Faculty of Medical and Health Sciences


POPLPRAC 707 - Theory and Skills in Counselling Practice

15 Points

Semester 2
Tāmaki 

Description


The theory, research and practice regarding counselling and psycho-therapeutic approaches used in mental health and addiction service contexts. Approaches will be critically examined in terms of history, theory, social context and trends in research. Particular attention will focus on counselling methods currently in use within services.

Programme and course advice


This is a core course for the Postgraduate Certificate and Diploma in Health Sciences specialising in Alcohol and Drug Studies.

This course is suitable for health professionals working with clients with mental health and/or alcohol and drug issues and may also be of interest to students in the School of Education specialising in counselling.

Places are limited for this course and preference is given to those who are taking the course towards the PG Certificate in Health Sciences in specialisation Alcohol and Drug Studies.

Learning and teaching


The course is delivered at Tamaki Campus in four one-day blocks. There is an emphasis on both theory and skill-development and students will produce DVD work (with an actor) and will receive formal and informal feedback.

Goals of the course

To give an overview of therapeutic approaches and to support the process of developing basic counselling skills for students working with mental health and addiction clients.

Learning outcomes 

At the successful completion of this course, the student will be able to:

  • Describe and explain a range of therapeutic models used in mental health and addiction contexts
  • Make well supported statements about the effectiveness of those models
  • Demonstrate good micro-counselling skills
  • Give rationale of therapeutic interventions used in practice
  • Have an emerging knowledge of Motivational Interviewing, motivational enhancement, cognitive behaviour therapies and working with families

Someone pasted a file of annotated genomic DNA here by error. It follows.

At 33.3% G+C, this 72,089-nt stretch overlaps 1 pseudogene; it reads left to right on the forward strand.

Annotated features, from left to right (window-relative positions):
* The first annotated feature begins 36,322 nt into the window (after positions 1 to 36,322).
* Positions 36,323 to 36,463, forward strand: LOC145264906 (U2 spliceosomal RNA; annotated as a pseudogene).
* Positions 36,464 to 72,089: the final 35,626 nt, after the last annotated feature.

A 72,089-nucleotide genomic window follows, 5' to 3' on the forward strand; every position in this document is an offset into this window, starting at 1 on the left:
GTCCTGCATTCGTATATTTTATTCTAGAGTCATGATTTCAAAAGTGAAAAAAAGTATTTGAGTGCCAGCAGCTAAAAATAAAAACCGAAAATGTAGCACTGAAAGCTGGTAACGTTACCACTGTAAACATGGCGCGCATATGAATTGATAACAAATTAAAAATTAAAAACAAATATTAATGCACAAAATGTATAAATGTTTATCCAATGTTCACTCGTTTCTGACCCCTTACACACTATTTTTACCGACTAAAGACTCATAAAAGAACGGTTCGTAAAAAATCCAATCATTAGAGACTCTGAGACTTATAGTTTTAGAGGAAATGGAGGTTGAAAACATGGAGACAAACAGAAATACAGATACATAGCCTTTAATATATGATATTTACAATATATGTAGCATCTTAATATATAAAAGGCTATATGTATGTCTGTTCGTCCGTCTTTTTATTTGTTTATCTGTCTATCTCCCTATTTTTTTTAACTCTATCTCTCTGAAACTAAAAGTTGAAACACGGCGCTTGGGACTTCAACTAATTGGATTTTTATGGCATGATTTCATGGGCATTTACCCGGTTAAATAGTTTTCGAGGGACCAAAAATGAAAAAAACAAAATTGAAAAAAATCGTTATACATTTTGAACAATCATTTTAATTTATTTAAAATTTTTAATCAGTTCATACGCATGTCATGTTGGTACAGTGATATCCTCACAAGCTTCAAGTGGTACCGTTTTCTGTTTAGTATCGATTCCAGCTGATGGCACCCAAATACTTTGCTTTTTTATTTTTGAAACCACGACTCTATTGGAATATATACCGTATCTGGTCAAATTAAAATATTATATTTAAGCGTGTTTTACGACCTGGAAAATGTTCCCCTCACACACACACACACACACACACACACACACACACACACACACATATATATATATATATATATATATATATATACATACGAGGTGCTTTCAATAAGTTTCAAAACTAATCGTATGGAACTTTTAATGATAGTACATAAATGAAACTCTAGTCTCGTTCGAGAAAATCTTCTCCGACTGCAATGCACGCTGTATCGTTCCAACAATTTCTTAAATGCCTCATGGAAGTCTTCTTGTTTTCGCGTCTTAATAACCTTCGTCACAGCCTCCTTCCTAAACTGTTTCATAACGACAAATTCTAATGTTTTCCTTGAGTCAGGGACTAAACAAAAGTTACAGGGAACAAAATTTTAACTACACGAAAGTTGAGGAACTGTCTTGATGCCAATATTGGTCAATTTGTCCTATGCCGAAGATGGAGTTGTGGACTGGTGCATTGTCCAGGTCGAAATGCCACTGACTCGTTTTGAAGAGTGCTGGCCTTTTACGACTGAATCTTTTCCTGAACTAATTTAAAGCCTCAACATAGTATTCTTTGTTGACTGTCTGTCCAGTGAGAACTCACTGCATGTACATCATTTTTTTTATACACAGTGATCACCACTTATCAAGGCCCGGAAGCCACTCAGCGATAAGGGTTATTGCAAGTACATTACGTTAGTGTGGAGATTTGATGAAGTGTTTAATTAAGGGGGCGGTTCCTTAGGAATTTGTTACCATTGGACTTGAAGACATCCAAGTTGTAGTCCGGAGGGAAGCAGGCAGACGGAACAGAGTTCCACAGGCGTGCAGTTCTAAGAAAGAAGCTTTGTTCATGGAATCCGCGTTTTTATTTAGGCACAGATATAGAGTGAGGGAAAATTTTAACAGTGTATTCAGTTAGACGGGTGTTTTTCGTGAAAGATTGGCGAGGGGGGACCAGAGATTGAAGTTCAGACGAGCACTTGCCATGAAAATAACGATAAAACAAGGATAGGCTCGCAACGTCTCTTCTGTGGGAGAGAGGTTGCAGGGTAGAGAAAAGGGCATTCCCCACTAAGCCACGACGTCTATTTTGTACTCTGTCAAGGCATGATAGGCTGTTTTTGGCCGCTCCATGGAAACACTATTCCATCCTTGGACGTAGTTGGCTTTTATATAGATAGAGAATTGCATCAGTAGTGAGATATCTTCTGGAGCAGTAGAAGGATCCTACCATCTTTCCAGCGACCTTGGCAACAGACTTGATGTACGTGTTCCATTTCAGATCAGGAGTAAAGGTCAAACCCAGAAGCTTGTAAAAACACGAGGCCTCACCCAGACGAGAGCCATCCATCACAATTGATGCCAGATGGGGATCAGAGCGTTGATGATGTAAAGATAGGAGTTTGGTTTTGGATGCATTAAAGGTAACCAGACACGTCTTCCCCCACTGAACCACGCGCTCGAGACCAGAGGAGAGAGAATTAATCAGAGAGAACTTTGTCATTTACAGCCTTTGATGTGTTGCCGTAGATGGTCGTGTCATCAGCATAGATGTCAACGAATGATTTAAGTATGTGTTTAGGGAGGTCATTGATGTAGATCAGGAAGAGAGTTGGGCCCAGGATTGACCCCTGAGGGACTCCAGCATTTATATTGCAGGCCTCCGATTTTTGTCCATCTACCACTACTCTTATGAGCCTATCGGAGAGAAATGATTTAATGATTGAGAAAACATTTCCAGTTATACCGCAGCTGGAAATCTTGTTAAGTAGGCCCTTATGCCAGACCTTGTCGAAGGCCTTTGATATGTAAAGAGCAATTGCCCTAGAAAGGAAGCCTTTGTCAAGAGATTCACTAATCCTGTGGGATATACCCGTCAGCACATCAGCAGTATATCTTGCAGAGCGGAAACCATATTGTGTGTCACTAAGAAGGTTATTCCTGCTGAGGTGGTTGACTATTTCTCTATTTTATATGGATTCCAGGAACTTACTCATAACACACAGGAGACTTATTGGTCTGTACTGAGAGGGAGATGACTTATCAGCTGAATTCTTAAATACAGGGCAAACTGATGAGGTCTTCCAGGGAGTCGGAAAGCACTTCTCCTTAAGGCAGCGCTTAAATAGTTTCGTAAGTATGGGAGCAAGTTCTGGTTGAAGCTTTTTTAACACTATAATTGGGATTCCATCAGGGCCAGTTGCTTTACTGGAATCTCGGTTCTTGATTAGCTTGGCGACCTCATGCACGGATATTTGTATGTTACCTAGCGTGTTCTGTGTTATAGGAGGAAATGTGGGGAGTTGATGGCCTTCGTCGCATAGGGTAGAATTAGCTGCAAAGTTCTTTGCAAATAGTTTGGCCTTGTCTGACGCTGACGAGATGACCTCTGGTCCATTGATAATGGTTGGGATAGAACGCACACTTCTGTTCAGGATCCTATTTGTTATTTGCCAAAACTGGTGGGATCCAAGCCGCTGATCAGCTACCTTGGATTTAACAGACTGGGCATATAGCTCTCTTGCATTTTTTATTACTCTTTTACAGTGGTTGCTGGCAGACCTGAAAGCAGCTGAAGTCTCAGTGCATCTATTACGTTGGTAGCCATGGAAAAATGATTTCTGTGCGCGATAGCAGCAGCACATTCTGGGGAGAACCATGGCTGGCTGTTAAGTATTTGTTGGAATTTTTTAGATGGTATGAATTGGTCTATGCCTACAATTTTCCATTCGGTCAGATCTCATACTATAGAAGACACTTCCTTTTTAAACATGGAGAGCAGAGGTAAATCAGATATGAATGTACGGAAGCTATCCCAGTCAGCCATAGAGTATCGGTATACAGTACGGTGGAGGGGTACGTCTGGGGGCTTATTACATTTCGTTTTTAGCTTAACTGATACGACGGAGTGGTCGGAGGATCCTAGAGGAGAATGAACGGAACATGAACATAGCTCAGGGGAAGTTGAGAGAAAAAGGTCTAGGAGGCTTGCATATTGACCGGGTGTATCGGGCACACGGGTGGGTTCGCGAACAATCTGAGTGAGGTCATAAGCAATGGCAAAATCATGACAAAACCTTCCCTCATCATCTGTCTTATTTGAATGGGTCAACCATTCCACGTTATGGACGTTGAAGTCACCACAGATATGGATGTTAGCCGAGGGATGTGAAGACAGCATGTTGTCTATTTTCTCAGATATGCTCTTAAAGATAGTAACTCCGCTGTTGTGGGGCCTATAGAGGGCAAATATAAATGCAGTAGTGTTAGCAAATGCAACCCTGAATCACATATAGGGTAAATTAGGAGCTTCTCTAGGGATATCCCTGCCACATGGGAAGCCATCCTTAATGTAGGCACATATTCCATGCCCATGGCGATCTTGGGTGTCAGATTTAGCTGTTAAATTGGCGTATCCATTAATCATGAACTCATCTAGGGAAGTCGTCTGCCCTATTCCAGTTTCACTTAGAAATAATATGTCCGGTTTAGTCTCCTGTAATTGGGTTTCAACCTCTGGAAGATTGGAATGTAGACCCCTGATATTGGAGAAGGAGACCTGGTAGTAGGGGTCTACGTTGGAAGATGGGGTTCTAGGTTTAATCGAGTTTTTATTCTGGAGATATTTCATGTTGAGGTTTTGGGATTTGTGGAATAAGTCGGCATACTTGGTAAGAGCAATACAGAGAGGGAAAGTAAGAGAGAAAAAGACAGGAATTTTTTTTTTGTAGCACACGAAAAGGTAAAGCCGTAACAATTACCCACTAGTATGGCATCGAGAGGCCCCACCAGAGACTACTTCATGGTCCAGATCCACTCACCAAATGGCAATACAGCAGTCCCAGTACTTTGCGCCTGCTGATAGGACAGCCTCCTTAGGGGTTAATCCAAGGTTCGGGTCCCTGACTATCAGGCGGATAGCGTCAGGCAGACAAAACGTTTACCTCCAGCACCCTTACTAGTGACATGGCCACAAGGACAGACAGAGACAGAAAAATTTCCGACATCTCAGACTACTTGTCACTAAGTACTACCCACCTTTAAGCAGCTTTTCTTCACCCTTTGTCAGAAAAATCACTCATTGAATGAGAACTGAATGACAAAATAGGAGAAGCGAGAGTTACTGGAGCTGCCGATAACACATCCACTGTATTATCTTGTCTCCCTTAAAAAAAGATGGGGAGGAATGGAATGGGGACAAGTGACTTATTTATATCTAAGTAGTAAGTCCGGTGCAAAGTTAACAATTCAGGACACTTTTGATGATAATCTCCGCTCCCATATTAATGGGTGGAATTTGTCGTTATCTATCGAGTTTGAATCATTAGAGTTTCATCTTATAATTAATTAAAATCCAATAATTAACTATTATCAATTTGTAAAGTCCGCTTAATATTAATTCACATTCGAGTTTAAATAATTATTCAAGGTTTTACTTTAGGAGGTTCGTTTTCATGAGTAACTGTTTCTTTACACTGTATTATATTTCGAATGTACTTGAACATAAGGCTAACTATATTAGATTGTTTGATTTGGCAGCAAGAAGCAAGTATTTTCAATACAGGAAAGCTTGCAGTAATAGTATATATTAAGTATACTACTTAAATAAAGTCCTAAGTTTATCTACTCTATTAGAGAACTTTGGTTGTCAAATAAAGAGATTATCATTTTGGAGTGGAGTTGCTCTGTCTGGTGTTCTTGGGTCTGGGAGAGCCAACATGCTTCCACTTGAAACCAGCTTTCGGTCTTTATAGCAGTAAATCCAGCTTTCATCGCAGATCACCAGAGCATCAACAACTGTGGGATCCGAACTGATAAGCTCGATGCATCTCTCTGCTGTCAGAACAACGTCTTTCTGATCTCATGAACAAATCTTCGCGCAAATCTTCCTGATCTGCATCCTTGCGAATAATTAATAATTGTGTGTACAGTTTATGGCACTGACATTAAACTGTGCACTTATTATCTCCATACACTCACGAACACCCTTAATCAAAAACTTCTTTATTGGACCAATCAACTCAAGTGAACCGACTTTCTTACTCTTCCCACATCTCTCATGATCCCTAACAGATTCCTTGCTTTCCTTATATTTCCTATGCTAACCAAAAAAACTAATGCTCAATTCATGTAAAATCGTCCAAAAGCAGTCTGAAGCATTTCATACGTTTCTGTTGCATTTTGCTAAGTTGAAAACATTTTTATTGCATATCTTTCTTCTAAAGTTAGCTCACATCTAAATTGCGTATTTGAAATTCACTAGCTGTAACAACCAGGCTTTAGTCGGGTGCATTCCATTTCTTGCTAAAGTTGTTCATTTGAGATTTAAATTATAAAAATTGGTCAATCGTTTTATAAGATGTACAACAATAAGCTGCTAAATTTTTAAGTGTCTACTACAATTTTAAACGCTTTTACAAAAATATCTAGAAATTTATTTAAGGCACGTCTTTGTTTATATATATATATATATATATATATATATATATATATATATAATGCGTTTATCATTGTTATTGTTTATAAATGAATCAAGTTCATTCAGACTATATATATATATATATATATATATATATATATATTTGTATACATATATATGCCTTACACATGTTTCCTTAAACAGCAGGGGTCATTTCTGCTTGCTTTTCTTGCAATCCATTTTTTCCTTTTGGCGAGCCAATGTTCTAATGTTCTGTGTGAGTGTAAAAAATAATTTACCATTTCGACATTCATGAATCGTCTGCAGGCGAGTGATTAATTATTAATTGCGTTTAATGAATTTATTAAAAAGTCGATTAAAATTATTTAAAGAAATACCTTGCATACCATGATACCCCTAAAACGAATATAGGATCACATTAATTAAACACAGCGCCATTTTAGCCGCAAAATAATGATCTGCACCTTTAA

• Have a good understanding of cultural aspects in counselling
  • Be able to demonstrate basic counselling skills in a filmed session with an actor

Course outline

This course is designed to be taught in 4 one-day blocks from 9.00 – 4.00. The detail may change:

Day 1   Day 2  Day 3  Day 4 

Welcome / Introduction

Client centred practice skills

Motivational Interviewing

Cognitive Behaviour Therapy

Student presentations

Filmed MI practice session with feedback

Behaviour change techniques

Relapse prevention

Motivational Enhancement Therapy

Filmed MI practice session with feedback

Family Inclusive Practice Workshop

Filmed MI assessment session

Exam preparation

Campus teaching dates

This course is held at Tāmaki Campus. The lecture dates Monday 9am to 5 pm; July 16, August 20, September 10 and 24. Please see your timetable on SSO or Building 730 Reception noticeboard on the day for the room details.

Assessment


The assessments will consist of 60% course work and 40% Exam.

There are three pieces of course work that are formally evaluated. They are as follows:

1. Student presentation and feedback on an alternative therapeutic approach (10%)

2. Reflective practice Workbook (30%)

3. Filmed interview with an actor using Motivational Interviewing (20%)

The 2-hour exam is on theory of counselling practice and is valued at 40%.

The semester two examination period is Thursday 25 October– Monday 12 November. Note that the examination timetables are not finalised and available to students until 6-8 weeks into the semester.

Learning resources


There is a prescribed text for this course:

Basic Personal Counselling: a training manual for counsellors. (2009). 6th Ed.

David Geldard & Kathryn Geldard. Frenchs Forest, NSW. Australia.

Course Coordinator


Course Administrator